neural developments very early in life.
Some fascinating research has just landed from California (of course) which suggests that obesity might begin in the wiring of the brain – in other words, that certain people are predisposed towards obesity because of
What this means, the scientists say, is that a new approach to weight management could involve drugs which promote the development of healthier neural pathways.
So far, the most effective drugs against obesity are focused on managing and 'retraining' short-term appetite. The new possibilities seem to suggest an altogether more holistic approach (perhaps more attention will also be given to the underlying psychological factors), so we're looking forward to further developments.
We're fixated about weight in part because obesity is such a killer – it's linked to more malfunctions and illnesses than anything else, even smoking. But we're also a little preoccupied due to the furious debates raging around the TV show Biggest Loser SA.
Suggestions from the floor is that it's a cynical exercise from TV moguls; a sort of modern-day freak show. Health24's DietDoc has questioned whether the show really does anything to help overweight South Africans – and statistics suggest that's more than 29% of our men and 56% of our women – get a grip.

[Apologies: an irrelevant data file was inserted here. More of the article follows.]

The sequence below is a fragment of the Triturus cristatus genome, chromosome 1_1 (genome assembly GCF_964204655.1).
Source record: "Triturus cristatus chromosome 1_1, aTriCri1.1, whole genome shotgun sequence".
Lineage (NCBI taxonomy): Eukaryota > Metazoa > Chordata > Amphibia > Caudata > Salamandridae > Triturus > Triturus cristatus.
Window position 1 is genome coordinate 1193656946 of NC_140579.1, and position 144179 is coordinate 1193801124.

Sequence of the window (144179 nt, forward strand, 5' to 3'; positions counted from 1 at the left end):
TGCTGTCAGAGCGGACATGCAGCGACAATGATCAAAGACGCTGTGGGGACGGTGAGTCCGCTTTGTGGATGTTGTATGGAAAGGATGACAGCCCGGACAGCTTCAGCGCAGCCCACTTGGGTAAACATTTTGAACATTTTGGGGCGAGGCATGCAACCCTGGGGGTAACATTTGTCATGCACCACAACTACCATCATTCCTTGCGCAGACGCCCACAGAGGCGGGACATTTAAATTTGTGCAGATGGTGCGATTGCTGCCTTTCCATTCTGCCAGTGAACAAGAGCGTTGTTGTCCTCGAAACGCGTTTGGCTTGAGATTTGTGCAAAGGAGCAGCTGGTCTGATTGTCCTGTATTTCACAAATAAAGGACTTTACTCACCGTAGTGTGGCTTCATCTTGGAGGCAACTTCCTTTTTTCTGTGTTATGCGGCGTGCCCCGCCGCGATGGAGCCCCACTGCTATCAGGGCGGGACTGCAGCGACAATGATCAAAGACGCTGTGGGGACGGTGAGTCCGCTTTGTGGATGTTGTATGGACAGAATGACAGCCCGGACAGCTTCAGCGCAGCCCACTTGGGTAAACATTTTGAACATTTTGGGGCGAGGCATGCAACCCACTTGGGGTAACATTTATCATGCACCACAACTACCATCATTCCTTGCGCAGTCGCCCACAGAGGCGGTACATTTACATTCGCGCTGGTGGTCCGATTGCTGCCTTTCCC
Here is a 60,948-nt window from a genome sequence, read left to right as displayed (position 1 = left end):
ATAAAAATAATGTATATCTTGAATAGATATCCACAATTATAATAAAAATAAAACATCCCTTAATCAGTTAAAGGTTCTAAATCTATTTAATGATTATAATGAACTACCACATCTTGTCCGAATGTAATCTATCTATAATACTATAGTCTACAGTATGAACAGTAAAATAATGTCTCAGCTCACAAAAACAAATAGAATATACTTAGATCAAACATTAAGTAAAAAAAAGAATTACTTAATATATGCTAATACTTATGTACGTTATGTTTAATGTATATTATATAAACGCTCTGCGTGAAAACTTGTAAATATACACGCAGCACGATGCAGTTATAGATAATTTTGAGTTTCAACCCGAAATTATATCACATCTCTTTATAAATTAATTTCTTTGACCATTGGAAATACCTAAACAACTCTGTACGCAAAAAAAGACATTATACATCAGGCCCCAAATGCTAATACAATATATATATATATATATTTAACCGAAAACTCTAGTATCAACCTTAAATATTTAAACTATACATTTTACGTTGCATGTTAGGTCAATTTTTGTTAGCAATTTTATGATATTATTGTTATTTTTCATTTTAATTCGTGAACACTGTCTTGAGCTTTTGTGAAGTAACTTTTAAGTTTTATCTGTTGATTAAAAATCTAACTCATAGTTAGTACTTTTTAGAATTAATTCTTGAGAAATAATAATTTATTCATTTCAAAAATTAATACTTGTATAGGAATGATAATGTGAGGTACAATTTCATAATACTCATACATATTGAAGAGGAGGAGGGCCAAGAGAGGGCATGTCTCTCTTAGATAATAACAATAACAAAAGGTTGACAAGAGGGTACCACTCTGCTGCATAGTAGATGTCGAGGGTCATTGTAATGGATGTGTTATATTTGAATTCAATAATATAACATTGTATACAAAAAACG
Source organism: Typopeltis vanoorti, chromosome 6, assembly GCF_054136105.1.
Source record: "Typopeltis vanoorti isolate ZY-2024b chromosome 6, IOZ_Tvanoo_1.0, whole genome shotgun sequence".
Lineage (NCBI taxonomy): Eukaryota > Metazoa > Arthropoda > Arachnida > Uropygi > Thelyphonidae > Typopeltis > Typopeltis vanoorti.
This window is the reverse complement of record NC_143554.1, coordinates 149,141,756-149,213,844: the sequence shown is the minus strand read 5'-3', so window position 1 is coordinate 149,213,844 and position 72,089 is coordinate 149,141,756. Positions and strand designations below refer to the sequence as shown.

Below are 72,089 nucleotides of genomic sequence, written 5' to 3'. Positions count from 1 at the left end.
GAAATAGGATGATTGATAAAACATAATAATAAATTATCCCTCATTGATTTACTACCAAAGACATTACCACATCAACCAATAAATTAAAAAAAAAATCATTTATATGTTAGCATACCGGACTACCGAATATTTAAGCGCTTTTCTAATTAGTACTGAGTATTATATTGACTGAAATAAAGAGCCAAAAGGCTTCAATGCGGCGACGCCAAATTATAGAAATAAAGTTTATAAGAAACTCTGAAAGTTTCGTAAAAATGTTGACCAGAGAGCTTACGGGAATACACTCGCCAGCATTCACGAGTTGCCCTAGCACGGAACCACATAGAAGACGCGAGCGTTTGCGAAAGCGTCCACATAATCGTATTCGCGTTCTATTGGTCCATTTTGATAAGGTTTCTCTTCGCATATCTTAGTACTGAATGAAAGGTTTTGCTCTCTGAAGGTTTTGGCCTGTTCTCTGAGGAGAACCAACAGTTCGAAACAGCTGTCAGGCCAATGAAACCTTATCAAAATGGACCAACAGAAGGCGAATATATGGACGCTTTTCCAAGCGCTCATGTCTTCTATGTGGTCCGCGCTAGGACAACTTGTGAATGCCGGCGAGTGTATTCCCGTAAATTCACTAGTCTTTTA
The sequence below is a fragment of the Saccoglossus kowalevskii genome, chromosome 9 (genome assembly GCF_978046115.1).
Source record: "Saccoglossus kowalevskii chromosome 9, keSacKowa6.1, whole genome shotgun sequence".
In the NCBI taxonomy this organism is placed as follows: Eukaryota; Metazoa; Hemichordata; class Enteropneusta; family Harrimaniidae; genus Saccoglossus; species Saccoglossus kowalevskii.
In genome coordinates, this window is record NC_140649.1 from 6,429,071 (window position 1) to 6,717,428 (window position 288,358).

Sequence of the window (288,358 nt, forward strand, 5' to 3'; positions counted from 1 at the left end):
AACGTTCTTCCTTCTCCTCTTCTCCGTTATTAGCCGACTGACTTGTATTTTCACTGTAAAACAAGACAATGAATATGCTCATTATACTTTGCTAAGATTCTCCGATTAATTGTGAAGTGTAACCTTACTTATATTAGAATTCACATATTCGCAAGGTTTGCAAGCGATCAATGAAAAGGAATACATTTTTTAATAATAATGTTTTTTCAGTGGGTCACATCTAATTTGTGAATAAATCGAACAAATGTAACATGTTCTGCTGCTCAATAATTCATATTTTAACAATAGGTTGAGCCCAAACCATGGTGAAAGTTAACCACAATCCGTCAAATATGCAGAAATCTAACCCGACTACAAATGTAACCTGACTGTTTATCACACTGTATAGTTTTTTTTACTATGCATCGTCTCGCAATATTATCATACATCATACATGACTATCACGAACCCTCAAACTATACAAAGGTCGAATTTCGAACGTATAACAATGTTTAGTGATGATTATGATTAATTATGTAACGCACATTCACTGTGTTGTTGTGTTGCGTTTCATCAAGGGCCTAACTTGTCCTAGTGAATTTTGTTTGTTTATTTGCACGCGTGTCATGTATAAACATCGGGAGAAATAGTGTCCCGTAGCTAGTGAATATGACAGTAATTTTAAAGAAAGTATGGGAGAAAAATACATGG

We're also wondering how realistic is it – when you're weighing in at 130kg-plus, is diet and exercise ever going to be enough to shift the weight? We're wondering whether any of the crew are actually being slipped some pharmacological action, to deal with conditions such as insulin resistance.
And the recent injury has raised fears again about whether high-intensity, long-duration exercise is safe, even under the watchful eye of a personal trainer, when you're that overweight, that unfit. Lord knows, it's painful if you're the person doing the sweating.
What we're all agreed on, is that those advertisements in the break that suggest an over-the-counter supplement is a miracle weight-loss solution, are radically out of sync with the message of the programme.
Personally, I'm a believer in Biggest Loser SA. In part, I think it sends a powerful message that fat isn't a life sentence. It is possible to be "normal" – possible to be able to buy clothes off the rails in fashion chains; possible to play sport or go to the beach without feeling self-conscious. Obese people don't have to spend the rest of their life going through the embarrassment, as they squeeze down the aisles in aircraft, knowing that everyone's praying: "Please don't let him/her sit next to me!"
DietDoc notes something else that's special: 'It's so gratifying to see the figures and faces of the contestants emerging from their previous round and undefined shapes. Each contestant looks different – they have cheekbones, waists and their bodies are becoming defined. It reminds me ofbutterflies emerging from their cocoons.'
They're also emerging emotionally. Obese people are jolly, are defiant, are all sorts of things; but inside nobody's really that cool about all the prejudice that follows fat around. And if even one in 1 000 obese watchers is inspired by Biggest Loser SA to turn their life around, then it's worth it.
(Heather Parker, Health24, February 2008)